Seeing the Forest for the Trees

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Overview: ePortfolios & Experiential Learning

Social Pedagogy – Guiding Questions

Many programs involve students in internships, capstone projects, and practicums, but if you scratch the surface you’ll see that workplace-based learning often takes place in parallel with curricular learning, not as an ongoing dialogue between scholarship and practice.  Graduate students are often expected to integrate the two domains of experience on their own, without intentional dialogue to forge cognitive connections with peers and faculty, and without the integration of 360 feedback from employers.  Because workplace-based learning is rarely embedded in the curriculum, the academy inadvertently reinforces binary thinking that academic learning exists in a separate sphere from the learning that takes place in “real life.”

This polished practice describes two models for integrating workplace-based experiential learning within the curriculum of graduate-level professional degree programs at Northeastern University. It is offered as an work-in-progress, not as a polished practice, in hopes that readers will build upon, and benefit from, the model that we are developing.  The work is ongoing and therefore the program’s design is fluid; its final implementation will no doubt vary from the description that follows.

Northeastern University has a longstanding reputation for experiential learning. The University’s Co-op program helps undergraduate students integrate school- and work-based learning.  But graduate students typically do not have this opportunity because they already work full time — especially people participating in fully-online programs. This promising practice describes a model for embedding workplace-based experiential learning into fully-online, graduate level professional programs.

Model One: eLearning and Instructional Design Concentration

gail_reduced_white_eye_cropped_vert200Gail Matthews-DeNatale, Ph.D., Graduate School of Education at Northeastern University

In Fall 2013 the Master of Education program launched a new concentration, entitled eLearning and Instructional Design (eLID).  eLID is designed from the outset as an integrated learning experience that marries the art of learning design with the evidence-driven inquiry of learning science, placing special emphasis on learning within online and mobile contexts. The concentration’s mission statement reads:

The eLearning concentration opens a world of professional opportunity as the contemporary landscape of learning increasingly requires a digital component. eLID prepares its graduates to shape the future of any organization whose mission involves learning, including corporate, non-profit, higher education, K-12, and government.  Participants explore fundamental principles of learning, design engaging online and mobile environments, develop new models and strategies for motivating learners, and respond innovatively to societal and institutional changes that impact the field of online and mobile education.

The curriculum includes an experiential component that integrates self-assessment and professional goal-setting with program-based and workplace-based learning.  The Masters of Education degree is described as a “portfolio program” and each course includes a “signature assignment,” mapped program competencies, that students are expected to incorporate into their ePortfolios.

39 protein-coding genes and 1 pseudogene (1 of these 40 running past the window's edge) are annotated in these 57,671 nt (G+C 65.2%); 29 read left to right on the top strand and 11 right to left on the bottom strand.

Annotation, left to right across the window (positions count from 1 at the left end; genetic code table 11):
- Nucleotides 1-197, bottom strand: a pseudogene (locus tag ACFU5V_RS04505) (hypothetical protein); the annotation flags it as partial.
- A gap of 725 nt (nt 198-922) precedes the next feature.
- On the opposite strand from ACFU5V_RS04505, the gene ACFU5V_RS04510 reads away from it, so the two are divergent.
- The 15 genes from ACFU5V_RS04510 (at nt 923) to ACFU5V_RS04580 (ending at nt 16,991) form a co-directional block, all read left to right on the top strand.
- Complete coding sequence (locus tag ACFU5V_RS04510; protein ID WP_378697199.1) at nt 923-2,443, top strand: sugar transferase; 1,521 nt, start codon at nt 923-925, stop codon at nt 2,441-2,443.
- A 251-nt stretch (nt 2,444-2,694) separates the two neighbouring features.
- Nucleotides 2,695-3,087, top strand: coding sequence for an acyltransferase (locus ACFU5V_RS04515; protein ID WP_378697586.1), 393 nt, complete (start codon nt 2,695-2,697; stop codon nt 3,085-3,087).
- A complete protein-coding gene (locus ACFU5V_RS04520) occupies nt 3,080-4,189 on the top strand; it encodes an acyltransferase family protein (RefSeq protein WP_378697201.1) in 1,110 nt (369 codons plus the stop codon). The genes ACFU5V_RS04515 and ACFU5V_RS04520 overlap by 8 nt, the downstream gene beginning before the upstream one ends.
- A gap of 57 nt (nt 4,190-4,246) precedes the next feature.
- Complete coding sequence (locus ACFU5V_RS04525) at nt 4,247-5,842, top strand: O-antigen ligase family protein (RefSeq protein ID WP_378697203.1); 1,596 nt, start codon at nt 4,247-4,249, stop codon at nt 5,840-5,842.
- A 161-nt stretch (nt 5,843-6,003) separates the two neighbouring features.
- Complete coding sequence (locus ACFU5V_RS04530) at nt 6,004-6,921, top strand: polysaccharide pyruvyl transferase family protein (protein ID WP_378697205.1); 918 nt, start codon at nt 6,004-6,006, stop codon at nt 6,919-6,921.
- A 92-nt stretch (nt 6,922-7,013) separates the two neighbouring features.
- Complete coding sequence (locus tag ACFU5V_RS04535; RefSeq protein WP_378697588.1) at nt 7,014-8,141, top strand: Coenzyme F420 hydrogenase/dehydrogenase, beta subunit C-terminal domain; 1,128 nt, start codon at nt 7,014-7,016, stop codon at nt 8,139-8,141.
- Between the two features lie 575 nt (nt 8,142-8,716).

First Steps in the Program: Participants begin with a program-wide core course, “Education as an Advanced Field of Study” (EAFS), designed to help students orient themselves with the profession of education.   EAFS is a five credit course during which participants work within their ePortfolios every other week, embedding an orientation to portfolio pedagogy and technology in the program’s foundation.  EAFS is designed to help participants orient themselves with the profession of education.  They begin by developing “positionality statements” in which they reflect upon the life experiences that motivated them to enter the field of education, their motivations for pursuing advanced credentials, and their beliefs and convictions regarding education.  These statements help them become more self-aware of their lenses (perspectives and bias) and interests.  They author a first draft at the beginning of the course and place it in their ePortfolio to document a baseline.

Immediately after writing the first draft of their statements, participants scrutinize the websites and conference programs of professional organizations that are related to their field of study.  These exercises help them identify pressing issues and controversies that directly relate to their interests, and also serves as a springboard for learning how to access peer-reviewed research and use research to improve their practice.

Participants revise their statements at the end of the course.  The revised statements are expected to reflect their developing professional identities and to also integrate ideas from course readings and other sources.

Getting Started in the Concentration: “How People Learn” (HPL) is the first course in the eLID concentration.  As with EAFS, students begin this journey with self-assessment.  They become oriented to the concept of a “professional development portfolio” and the Masters program competencies.  Instead of providing students with fully-completed rubrics, they are expected to work within groups, using the research skills they developed during EAFS, to investigate and develop their own rubrics.  For example, what does it mean to have “professional expertise” in the field of eLearning?  What understandings, skills, and abilities are in demand, and how are recent developments in the field disrupting the models and expectations associated with the profession?

After the rubrics have been developed, each person does a self-assessment of strengths and opportunities for growth, then develops a “professional learning plan” to carry out during the first half of the program.